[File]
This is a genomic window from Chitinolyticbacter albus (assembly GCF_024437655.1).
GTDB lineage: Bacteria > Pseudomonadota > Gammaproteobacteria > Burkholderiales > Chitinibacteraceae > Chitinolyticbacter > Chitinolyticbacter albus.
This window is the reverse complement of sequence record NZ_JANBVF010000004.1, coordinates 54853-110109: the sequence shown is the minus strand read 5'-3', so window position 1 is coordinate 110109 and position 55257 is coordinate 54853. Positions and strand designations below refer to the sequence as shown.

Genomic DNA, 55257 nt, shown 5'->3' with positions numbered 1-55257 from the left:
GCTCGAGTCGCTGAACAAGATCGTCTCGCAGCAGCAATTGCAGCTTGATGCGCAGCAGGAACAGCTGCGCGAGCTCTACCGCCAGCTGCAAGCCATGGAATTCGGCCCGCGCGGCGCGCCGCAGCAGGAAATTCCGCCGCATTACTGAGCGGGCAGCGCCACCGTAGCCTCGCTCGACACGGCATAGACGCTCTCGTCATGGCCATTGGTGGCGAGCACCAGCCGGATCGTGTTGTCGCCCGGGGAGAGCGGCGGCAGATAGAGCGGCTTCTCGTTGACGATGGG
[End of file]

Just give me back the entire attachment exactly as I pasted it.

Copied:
This is a genomic window from Chitinolyticbacter albus (assembly GCF_024437655.1).
GTDB lineage: Bacteria > Pseudomonadota > Gammaproteobacteria > Burkholderiales > Chitinibacteraceae > Chitinolyticbacter > Chitinolyticbacter albus.
This window is the reverse complement of sequence record NZ_JANBVF010000004.1, coordinates 54853-110109: the sequence shown is the minus strand read 5'-3', so window position 1 is coordinate 110109 and position 55257 is coordinate 54853. Positions and strand designations below refer to the sequence as shown.

Genomic DNA, 55257 nt, shown 5'->3' with positions numbered 1-55257 from the left:
GCTCGAGTCGCTGAACAAGATCGTCTCGCAGCAGCAATTGCAGCTTGATGCGCAGCAGGAACAGCTGCGCGAGCTCTACCGCCAGCTGCAAGCCATGGAATTCGGCCCGCGCGGCGCGCCGCAGCAGGAAATTCCGCCGCATTACTGAGCGGGCAGCGCCACCGTAGCCTCGCTCGACACGGCATAGACGCTCTCGTCATGGCCATTGGTGGCGAGCACCAGCCGGATCGTGTTGTCGCCCGGGGAGAGCGGCGGCAGATAGAGCGGCTTCTCGTTGACGATGGG